You may be at an increased risk for high blood pressure if you smoke, areoverweight, eat a diet thats low on produce and fiber and/or high in fatand salt, drink alcohol to excess, live with chronic stress or dont getmuch physical activity. Some causes of hypertension cannot becontrolledincluding your genes and your race . Aging also plays a role. Even if you do not have hypertensionby age 55 to 65, your lifetime risk for developing it is a whopping 90percent.
But doctors no longer consider hypertension inevitable or untreatable withage, saysSamuel Durso, M.D., director of the Division of Geriatric Medicine and Gerontology at JohnsHopkins.
In one Johns Hopkins study of 975 older women and men with hypertension,healthy lifestyle steps helped 40 percent stop taking blood pressuremedications. Other research has shown that lifestyle changes can lower therisk for hypertension in African-Americans and others at an increasedgenetic risk.
What Is High Blood Pressure Anyway
Letâs first begin with how the heart functions. With each beat, the heart pumps oxygen-rich blood to the rest of your body in an ongoing, life-sustaining cycle. The forceor pressureof that contraction is what keeps your blood flowing through your arteries and veins.
There are two types of pressure that get generated:
Systolic, which is the pressure when your heart beats
Diastolic, which is your blood pressure between beats
A healthy blood-pressure reading is written out like this: 120/80 mmHg , with the systolic number on top and the diastolic number below. Spoken out loud, youll hear: 120 over 80. Its only when your numbers spike higher than 129 and tick upward of 80 , that youre venturing into hypertensiona.k.a. high blood pressure territory.
Your blood pressure goes up when youre active. It goes down when you chill out. Its highest in the morning when you wake up and lowest when you sleep. These types of fluctuations occur normally. However, when its continually above normal, you have a problem.
Why? Because HBP can do A LOT of damage. It strains and stiffens your blood vessels, which can make your heart work harder than it shouldand that can lead to a range of heart disorders, some of them quite serious.
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Heart Attack And Heart Disease
High blood pressure can damage your arteries by making them less elastic, which decreases the flow of blood and oxygen to your heart and leads to heart disease. In addition, decreased blood flow to the heart can cause:
- Chest pain, also called angina.
- Heart attack, which happens when the blood supply to your heart is blocked and heart muscle begins to die without enough oxygen. The longer the blood flow is blocked, the greater the damage to the heart.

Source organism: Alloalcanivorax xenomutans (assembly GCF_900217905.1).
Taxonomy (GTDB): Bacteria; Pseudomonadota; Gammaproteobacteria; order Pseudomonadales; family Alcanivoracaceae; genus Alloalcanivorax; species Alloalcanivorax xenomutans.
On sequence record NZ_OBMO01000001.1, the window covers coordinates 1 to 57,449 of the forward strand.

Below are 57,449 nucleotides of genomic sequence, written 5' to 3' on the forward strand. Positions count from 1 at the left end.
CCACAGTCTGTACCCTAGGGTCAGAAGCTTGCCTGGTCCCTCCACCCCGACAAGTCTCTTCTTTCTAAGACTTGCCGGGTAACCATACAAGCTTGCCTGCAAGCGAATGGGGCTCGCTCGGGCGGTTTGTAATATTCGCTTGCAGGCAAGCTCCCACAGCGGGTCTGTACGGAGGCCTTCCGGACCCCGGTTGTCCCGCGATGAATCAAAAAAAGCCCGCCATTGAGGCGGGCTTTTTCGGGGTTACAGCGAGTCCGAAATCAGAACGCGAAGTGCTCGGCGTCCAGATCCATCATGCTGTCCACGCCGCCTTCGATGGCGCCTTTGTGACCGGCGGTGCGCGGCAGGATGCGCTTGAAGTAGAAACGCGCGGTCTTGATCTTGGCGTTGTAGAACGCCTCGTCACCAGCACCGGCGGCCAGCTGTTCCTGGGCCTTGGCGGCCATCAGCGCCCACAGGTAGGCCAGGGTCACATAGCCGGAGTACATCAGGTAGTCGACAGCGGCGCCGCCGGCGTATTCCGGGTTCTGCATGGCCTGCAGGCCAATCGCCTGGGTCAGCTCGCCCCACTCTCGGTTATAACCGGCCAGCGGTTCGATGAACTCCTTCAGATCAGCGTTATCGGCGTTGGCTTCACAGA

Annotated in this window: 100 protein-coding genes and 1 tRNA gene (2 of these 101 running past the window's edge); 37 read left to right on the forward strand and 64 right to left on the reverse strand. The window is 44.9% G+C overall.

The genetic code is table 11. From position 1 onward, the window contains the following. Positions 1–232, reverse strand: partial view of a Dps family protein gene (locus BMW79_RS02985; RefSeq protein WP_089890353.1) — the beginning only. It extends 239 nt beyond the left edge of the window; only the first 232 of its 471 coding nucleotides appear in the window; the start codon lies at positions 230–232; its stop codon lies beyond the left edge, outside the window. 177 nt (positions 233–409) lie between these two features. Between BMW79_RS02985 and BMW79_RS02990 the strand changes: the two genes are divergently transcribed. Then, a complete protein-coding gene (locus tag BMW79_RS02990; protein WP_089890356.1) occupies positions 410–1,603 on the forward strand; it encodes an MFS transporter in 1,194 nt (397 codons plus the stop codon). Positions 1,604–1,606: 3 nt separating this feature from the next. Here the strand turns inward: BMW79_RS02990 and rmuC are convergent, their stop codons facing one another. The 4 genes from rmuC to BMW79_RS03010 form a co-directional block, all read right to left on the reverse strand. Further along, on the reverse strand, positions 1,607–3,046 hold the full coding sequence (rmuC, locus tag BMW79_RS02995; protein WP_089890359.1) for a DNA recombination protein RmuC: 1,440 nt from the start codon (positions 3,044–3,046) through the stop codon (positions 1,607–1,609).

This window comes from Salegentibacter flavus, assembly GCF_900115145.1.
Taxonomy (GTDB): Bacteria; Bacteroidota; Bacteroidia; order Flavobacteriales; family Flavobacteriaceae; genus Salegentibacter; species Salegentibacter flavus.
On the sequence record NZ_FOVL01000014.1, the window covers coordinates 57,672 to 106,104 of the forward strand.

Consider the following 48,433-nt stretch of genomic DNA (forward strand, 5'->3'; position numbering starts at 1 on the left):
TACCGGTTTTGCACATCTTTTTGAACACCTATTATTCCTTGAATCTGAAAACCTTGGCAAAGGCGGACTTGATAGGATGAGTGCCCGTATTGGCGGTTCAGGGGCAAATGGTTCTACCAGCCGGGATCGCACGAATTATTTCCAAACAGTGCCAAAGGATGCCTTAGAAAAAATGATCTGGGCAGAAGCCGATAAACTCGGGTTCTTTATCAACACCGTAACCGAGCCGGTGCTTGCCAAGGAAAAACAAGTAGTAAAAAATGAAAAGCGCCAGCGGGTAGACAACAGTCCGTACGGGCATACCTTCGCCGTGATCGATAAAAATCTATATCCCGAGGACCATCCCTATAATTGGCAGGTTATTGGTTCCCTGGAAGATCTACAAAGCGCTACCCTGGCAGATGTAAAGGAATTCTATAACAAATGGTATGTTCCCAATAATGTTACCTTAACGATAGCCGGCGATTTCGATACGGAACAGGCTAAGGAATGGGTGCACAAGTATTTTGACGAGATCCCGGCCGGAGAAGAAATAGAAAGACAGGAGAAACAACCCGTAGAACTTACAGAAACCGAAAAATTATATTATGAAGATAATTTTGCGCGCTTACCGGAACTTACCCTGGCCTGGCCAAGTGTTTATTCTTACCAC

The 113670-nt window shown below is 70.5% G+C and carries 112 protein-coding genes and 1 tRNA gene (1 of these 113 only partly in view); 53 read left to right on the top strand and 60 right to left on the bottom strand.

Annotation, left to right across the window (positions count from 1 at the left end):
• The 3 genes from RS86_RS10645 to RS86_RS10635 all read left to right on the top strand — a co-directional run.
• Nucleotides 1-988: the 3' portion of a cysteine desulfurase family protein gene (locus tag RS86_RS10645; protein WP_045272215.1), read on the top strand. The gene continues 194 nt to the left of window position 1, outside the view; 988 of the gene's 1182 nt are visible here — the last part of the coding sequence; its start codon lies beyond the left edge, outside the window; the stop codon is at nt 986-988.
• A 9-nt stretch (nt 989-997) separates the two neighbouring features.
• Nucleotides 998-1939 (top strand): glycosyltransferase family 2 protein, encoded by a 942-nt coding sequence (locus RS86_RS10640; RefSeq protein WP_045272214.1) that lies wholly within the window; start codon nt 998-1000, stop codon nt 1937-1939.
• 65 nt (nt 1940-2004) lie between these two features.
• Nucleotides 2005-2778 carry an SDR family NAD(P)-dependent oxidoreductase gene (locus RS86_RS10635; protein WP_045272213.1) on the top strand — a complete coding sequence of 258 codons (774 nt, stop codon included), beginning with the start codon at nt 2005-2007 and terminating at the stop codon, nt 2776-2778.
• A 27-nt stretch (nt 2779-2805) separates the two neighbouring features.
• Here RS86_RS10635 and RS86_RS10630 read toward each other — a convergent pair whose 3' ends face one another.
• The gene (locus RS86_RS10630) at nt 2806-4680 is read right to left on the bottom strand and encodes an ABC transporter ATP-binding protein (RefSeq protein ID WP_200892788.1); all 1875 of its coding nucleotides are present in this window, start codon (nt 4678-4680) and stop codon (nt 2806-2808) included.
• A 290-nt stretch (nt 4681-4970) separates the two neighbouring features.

- Heart failure, a condition that means your heart cant pump enough blood and oxygen to your other organs.
Treatments For Renal Artery Stenosis
Initial treatment for renal artery stenosis is often medication. The condition may require three or more different drugs to control high blood pressure. Patients may also be asked to take other medications, such as cholesterol-lowering drugs and aspirin.
For a small number of people, an intervention such as angioplasty, often with stenting or surgery, may be recommended. With angioplasty, a catheter is inserted into the body through a blood vessel and guided to the narrowed or blocked renal artery. A balloon on the catheter is then inflated to open up the inside of the artery. A stent can then be placed to keep the area open.
Surgery to bypass the narrowed or blocked portion of the artery and/or remove a non-functioning kidney may be needed for some patients. But this procedure is not often done.
If you’re diagnosed with renal artery stenosis, it’s important to discuss the risks of the different treatments with your doctor. The side effects of blood pressure medications may include dizziness, sexual problems, headache, and cough. Complications of angioplasty include bruising, bleeding, additional kidney damage, and the possibility that the arteries can close again.
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How Can I Be More Active
- Check first with your healthcare provider before increasing your physical activity. Ask your provider what type and amount of exercise is right for you.
- Choose aerobic activities such as walking, biking or swimming.
- Start slowly and increase activity gradually. Aim for a regular routine of activity five times a week for 30 to 45 minutes each session.